If we accept the standard rules of quantum mechanics, embedded into the framework of string theory, then the singularity is certainly resolved. We don’t have a non-perturbative definition of string theory, but already perturbaive arguments seem to indicate that the infinite tower of states present in string theory is enough to resolve the singularity.

There are other proposal besides string theory, such as eternal inflation.

In fact, eternal inflation does not resolve the problem, since the `eternal’ refers to future, but if you extrapolate backwards in time, you obtain a singularity at a finite time.

This question is also closely related to the first one since it certainly concerns quantum gravity and perhaps foundational aspects of quantum theory itself.

Loop quantum cosmology. It is capable of coming up with consistent cosmological backgrounds including post-Einsteinian corrections.
Perhaps the information from gravitational waves measurements is going to shed light, pose constraints.
We have no idea.  How would you know experimentally?

Theoretically, there are no satisfactory answers.

Maybe if we have a theory quantum gravity.

Regardless of what the replacement would be, it is important to have a way testing these ideas.
     - For example, if inflation is true and smooths out early spacetime structure it could be difficult to distinguish between competing models

Some of these ideas are a bit naïve in that they are based on hypothesis which will likely be shattered by whatever theory supplants our current ones.

With regards to the first point, CMB and gravitational wave raw data could give us some access to very early times.

Could we test some of these ideas by creating a black hole/strong gravitational field.

Given that the very early universe was in a state of constant quantum fluctuations how to achieve a classical world, i.e. did the universe measure itself?

In an n-body problem with simultaneous ("total") collision, you can't extrapolate the trajectory past the total collision.  Does this example bear some relationship to discussions of conformal matching and Penrose's cyclic universe models?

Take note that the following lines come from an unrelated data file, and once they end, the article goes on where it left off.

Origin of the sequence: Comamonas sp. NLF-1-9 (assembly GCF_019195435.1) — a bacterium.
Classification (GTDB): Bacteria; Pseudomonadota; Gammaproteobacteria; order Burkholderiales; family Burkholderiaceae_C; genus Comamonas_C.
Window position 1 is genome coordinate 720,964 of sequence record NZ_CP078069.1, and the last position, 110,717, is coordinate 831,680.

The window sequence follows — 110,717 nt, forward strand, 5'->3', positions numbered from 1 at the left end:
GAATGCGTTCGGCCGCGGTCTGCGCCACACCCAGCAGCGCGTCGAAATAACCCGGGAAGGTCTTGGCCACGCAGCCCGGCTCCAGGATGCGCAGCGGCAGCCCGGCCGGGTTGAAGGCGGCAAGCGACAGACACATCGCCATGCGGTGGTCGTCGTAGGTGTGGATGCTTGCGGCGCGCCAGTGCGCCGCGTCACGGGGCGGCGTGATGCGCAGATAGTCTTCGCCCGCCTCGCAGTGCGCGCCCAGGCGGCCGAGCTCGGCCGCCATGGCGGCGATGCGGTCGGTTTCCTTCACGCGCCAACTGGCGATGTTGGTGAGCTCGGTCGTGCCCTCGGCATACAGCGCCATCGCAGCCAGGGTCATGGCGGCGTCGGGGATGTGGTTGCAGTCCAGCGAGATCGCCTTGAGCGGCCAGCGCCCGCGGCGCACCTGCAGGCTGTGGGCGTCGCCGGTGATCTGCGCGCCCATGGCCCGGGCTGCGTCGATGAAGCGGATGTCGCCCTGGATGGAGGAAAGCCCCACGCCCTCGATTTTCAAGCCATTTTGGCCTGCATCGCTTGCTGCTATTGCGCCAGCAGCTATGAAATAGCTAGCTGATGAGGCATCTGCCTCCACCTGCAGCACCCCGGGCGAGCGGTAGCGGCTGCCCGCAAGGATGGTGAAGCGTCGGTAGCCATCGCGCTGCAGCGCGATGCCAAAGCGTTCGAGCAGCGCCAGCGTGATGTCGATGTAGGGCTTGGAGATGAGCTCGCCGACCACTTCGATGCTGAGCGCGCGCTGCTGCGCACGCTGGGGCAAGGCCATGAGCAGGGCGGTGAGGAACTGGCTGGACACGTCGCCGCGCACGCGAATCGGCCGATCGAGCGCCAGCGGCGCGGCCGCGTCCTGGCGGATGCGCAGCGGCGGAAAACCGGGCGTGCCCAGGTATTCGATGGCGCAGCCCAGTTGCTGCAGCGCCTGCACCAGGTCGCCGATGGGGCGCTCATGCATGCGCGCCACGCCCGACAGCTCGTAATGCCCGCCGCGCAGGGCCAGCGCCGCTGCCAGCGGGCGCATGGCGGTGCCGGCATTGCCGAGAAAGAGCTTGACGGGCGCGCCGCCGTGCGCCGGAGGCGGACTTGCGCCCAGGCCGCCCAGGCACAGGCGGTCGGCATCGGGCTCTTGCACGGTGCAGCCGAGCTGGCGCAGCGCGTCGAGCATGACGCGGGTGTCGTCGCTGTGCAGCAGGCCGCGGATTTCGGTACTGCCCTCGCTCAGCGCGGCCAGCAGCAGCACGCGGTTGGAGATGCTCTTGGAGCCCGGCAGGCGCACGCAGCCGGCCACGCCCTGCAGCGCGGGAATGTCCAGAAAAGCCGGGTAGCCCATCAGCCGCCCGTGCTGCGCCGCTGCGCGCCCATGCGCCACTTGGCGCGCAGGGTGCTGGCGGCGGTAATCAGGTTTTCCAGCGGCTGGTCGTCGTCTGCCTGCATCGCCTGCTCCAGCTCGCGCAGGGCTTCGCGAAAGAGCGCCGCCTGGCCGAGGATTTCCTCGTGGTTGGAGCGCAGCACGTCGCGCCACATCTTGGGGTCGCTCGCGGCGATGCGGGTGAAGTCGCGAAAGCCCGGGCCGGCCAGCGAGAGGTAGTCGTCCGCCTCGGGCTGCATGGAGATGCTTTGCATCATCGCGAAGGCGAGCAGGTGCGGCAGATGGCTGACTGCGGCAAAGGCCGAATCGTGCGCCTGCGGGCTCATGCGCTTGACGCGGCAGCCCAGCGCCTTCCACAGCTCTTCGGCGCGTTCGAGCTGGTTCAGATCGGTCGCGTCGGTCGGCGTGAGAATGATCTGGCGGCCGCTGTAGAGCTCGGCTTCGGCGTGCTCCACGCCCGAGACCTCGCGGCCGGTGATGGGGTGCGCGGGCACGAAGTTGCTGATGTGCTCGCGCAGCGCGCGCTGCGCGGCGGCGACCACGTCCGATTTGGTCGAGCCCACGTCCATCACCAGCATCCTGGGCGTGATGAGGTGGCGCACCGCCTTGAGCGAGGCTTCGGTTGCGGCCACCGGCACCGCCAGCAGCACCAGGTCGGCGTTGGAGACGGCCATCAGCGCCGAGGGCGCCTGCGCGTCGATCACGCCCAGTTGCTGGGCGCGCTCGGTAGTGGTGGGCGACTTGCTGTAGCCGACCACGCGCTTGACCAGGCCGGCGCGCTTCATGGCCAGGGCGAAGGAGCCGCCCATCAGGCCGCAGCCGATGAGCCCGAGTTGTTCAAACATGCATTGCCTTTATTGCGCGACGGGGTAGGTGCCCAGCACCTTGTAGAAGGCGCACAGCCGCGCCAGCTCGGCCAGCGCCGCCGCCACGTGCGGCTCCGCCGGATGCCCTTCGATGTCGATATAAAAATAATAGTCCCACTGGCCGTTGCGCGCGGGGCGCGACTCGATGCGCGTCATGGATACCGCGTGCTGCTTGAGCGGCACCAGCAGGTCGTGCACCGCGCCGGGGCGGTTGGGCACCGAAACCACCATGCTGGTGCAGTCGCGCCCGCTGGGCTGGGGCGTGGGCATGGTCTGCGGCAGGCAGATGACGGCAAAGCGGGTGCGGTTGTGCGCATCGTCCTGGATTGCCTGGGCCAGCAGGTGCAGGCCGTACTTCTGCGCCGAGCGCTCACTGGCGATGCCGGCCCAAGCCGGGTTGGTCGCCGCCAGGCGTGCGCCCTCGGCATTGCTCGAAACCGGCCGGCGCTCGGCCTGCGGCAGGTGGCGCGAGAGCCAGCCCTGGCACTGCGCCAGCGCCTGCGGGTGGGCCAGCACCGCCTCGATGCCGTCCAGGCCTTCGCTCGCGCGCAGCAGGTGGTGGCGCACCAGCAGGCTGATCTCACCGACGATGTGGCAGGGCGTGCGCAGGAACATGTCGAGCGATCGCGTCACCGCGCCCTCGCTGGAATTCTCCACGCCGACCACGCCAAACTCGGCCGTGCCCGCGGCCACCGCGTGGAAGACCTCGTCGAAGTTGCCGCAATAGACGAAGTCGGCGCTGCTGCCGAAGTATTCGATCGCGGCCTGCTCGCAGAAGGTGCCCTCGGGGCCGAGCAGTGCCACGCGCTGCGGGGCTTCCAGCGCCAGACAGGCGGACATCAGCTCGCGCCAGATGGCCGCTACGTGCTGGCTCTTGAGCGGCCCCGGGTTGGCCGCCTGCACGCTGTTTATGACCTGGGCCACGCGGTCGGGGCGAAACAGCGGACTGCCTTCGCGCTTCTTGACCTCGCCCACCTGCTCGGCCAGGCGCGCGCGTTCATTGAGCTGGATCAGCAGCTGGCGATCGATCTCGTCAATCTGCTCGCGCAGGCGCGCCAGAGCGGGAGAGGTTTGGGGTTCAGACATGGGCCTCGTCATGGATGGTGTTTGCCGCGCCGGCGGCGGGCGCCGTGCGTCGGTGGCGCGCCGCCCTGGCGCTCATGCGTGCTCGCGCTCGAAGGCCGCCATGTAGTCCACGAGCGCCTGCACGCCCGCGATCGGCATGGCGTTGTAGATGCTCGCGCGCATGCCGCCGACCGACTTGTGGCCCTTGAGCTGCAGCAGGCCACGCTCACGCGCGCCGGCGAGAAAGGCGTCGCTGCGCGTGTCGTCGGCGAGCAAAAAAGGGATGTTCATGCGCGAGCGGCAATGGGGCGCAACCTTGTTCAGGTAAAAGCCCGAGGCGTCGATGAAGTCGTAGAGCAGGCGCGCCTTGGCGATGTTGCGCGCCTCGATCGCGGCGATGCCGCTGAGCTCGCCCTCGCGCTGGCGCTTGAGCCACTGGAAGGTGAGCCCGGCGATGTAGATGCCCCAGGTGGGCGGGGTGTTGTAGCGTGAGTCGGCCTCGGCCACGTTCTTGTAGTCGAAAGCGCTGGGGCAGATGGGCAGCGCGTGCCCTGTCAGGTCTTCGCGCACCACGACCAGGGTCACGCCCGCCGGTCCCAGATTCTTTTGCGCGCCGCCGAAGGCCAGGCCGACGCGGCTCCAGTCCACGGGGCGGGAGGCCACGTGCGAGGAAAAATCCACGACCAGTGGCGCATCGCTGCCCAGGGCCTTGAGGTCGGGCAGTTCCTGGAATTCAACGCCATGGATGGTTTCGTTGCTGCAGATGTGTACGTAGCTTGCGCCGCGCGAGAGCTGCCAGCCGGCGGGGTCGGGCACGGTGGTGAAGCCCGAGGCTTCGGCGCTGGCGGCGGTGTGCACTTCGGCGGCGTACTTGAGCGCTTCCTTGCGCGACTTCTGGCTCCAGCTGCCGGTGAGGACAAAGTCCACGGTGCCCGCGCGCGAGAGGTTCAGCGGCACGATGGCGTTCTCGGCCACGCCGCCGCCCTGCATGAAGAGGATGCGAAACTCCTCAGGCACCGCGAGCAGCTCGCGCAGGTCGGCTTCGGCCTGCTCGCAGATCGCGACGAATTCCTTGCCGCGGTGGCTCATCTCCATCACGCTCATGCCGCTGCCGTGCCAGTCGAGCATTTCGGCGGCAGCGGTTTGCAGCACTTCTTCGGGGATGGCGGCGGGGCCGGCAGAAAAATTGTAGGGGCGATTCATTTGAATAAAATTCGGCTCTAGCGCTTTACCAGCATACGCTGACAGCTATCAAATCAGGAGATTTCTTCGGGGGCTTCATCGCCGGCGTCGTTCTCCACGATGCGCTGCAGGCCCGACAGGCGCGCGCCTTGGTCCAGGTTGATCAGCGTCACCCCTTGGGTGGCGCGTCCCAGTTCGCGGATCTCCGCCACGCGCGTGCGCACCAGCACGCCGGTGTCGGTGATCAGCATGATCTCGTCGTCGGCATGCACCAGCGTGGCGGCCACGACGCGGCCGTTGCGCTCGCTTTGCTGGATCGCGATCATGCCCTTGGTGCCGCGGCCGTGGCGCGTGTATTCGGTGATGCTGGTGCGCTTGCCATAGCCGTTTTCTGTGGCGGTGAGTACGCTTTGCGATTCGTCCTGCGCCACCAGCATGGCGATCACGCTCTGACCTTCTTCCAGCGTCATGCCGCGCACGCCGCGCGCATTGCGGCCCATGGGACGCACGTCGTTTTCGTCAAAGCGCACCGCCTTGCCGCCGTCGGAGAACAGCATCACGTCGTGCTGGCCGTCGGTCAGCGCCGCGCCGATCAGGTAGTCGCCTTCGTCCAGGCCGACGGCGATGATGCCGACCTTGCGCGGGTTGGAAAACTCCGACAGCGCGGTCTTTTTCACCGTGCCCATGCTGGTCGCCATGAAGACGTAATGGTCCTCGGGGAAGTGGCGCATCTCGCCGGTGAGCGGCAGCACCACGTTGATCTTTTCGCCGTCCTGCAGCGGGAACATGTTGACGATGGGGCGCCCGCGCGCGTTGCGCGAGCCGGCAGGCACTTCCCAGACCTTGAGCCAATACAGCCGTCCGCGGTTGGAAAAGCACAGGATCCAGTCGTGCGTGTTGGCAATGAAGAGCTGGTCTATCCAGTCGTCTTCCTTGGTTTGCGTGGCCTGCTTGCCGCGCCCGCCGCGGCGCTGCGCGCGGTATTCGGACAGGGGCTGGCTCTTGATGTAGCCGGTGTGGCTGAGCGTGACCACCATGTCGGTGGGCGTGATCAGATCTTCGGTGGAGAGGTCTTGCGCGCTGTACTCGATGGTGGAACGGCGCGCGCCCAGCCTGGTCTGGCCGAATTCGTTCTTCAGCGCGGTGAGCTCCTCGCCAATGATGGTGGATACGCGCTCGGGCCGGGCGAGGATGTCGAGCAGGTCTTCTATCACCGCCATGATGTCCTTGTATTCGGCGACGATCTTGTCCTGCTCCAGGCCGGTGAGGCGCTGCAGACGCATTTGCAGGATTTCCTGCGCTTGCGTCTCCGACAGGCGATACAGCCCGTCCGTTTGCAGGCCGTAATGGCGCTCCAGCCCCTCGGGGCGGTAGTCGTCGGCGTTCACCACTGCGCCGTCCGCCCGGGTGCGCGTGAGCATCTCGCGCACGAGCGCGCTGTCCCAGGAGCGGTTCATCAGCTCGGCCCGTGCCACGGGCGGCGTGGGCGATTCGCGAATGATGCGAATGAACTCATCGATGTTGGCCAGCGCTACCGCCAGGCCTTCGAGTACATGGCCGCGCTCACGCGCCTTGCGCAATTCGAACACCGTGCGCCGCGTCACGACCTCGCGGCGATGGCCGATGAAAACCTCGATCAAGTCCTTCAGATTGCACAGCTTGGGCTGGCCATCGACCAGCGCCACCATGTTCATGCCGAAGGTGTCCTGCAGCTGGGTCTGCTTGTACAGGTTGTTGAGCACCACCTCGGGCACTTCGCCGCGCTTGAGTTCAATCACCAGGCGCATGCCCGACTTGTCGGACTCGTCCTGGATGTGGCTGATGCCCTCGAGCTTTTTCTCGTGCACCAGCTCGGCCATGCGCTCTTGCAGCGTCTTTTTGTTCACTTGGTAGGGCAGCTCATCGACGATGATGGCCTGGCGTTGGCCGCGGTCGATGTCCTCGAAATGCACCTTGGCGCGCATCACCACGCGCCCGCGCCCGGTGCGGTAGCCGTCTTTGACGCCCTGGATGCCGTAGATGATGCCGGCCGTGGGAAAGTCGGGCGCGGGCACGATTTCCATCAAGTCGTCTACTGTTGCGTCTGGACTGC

Are clocks an operatioanally valid concept in GR?  Here's one example of an operationally-defined clock. Take a drop of fluid in another miscible fluid, and characterize how these mix in the laboratory. Share this characterization with other observers. Now let this clock wander off (near a black hole, for instance) and let yourself or other observers re-collect the clock and observe its degree of mixing to measure the proper time experienced by the clock.  But is that not a fundamental clock?  (Because it makes use of classical physics and observers?)  Meanwhile, could quantum fluctuation and correlations be used as a clock?  What happens when any of these clocks fo into a black hole?  Do clocks entering black holes burn in the firewall? Is there simply no possible operational clocks in some situations, such as in the early universe, as suggested by Missner, Thorne, and Wheeler? 
Any big-bounce-like description of the universe, when abstracted, looks like Poincare recurrence. Imagine balls moving in a box.  They may end up at a point, and then they end up at the point again. Could this be something like what our universes is doing if its cyclic?  With such questions, we must keep in mind whether the phase space of the universe has bounded measure (or else Poincare recurrence does not occur).

Do we know there was a big bang? What about eternal inflation?


Comments will be accepted until June 29.